Ovechkin Fallout: Are Long-Term Contracts Becoming an NHL Epidemic?

Jason HackettAnalyst IJanuary 11, 2008

There is a growing trend this year in the NHL, and it is not a pretty sight.

Originally, a rule held that teams couldn't re-sign their players under 23 to extended contracts until their contract had ended. Teams would retain those players' rights, but they could also be sent offer sheets from other teams.

General managers complained. And the owners demanded a change to rule.

Thus, the league's current collective bargaining agreement (CBA) states teams can re-sign their players under 23 to contract extensions.

So what's the problem? One would think that the ability to re-sign their youth would be a good thing for the many young franchises in the NHL.

Well, hold your horses.

In a growing trend, many of the league's great young talents are being locked up for extended periods.

Although many will say this trend it started with goaltender Rick DiPietro, who signed a 15-year contract with the New York Islanders last season, the Isles' owner did the contract and not GM Garth Snow. Most in the league called it a lapse in judgment, but while the length of the contract was called into question, no one thought it would be a snow ball effect.

But one by one, young guns across the league are inking long-term deals. No one can argue that Alexander Ovechkin is a great player—one of the league's best—but will he be in 13 years, at the end of his new contract with the Washington Capitals? Will he sustain a career ending injury? Will he defect to Europe?

Ovechkin might love Washington now, but how many people at his age know what they want when they are in their mid-thirties?

The Capitals obviously feel that not only is Ovechkin their future, and that they cannot risk losing him to free agency after just seven seasons.

This is understandable. Gone are the days were you can retain a player's right until he is 30 in the NHL.

Consequently, GMs are not only putting more emphasis on youth, but are also desperate to keep them for as long as humanly possible, as is evident with many recent deals—including Ryan Getzlaf's with Anaheim (5 years), Mike Richards' with Philadelphia (12 years), Dustin Brown's with Los Angeles (6 years), and many more.

But the trend isn't limited to the younger players. Veteran restricted and unrestricted free agents are being offered or re-signed to extended contracts, such as Mike Ribeiro (5 years), David Legwand (7 years), and Daniel Briere (7 years).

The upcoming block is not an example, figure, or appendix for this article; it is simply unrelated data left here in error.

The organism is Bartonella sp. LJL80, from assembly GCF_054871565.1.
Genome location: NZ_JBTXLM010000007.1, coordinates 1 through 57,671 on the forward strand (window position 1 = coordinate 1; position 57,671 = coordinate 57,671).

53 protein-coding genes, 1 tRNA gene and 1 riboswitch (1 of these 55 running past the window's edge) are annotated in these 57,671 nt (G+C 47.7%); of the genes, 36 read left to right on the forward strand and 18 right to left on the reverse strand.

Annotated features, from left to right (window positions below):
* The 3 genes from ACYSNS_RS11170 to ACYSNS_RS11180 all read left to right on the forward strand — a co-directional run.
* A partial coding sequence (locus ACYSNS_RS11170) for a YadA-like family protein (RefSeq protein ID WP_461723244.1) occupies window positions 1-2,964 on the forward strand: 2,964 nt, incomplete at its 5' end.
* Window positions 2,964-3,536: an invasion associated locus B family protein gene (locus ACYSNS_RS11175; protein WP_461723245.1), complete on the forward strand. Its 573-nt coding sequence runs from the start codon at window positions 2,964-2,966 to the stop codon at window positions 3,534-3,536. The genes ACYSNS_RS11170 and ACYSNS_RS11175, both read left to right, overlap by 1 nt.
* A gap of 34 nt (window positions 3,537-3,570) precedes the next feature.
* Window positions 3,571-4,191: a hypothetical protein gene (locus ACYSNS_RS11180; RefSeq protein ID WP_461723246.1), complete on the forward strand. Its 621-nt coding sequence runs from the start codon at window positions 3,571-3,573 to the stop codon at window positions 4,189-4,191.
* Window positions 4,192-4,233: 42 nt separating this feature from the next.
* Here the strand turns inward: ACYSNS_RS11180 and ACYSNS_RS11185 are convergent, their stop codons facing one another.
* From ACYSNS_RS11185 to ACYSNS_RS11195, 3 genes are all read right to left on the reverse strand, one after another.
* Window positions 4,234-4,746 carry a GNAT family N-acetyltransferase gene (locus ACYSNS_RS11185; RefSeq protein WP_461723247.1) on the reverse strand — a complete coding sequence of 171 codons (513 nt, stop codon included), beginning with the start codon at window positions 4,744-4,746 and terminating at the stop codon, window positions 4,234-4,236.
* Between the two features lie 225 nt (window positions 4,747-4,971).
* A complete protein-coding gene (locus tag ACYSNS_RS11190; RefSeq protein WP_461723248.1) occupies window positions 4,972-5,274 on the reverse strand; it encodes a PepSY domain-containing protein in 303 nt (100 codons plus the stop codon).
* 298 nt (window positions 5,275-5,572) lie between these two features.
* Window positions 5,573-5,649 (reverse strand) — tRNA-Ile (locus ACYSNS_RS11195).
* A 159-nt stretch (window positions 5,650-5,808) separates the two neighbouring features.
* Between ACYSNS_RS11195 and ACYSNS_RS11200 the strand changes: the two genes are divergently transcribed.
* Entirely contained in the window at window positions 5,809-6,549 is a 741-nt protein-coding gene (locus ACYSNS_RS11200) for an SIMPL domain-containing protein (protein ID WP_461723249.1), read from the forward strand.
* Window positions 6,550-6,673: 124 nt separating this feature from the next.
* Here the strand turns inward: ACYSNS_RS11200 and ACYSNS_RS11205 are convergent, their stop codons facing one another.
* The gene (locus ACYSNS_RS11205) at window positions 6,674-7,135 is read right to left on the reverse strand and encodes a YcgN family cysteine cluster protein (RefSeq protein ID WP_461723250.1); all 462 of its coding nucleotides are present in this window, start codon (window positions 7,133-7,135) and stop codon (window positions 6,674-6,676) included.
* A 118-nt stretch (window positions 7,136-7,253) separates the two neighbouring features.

It is a growing trend that needs to be address by the league, before it gets out of hand.

[Ed. note: Until the Gretzky picture, you need to develop a case for WHY this is a bad thing? Is it because too much can go wrong with longer contracts? Is it because longer contracts tie teams' hands? Develop that, and we can work on this section.]

The problem is that the general managers won't bring it up, as they are the ones that wanted the rule change to begin with—they obviously don't see anything wrong with it!

So it will be up to the league itself to make the changes, but expect the NHLPA to put its foot down on this one, as these contracts greatly benefit the players.

Even more alarming will be prospects being signed to a max of three years (which I agree with)—will this become the norm for the higher echelon players? Or even better yet, what will happen to the under 23 year olds who contracts are coming up this season?  With players like Marc-Andre Fleury, Mike Green, Henrik Lundqvist, Jay Bouwmeester, and Pascal Leclaire all looking to be re-signed, who will get the long term contracts? Florida will definitely be looking to sign Bouwmeester long term, and the same goes for the Rangers' Vezina candidate Henrik Lundqvist.

So what is the solution? Well, there are a couple different ideas that are floating through my little head. First, the league could put a cap on the max length of a contract to, let's say, 5 years. Second, have an unlimited max length on a contract for just one player per team, and make it an automatic no trade clause for the first 65% of the contract—force teams to bite the bullet for a good proportion of the contract. 

It bears mentioning that long-term deals are not competely new to the league—Wayne Gretzky still holds the record for contract length with the Oilers back in 1979, for a grand total of 21 years.

Yes, that's right: The Great One was supposed to be an Oiler until 1999!

Of course, we all know that didn't come true—he was dealt to Los Angeles, sparking the NHL's expansion into the southern United States.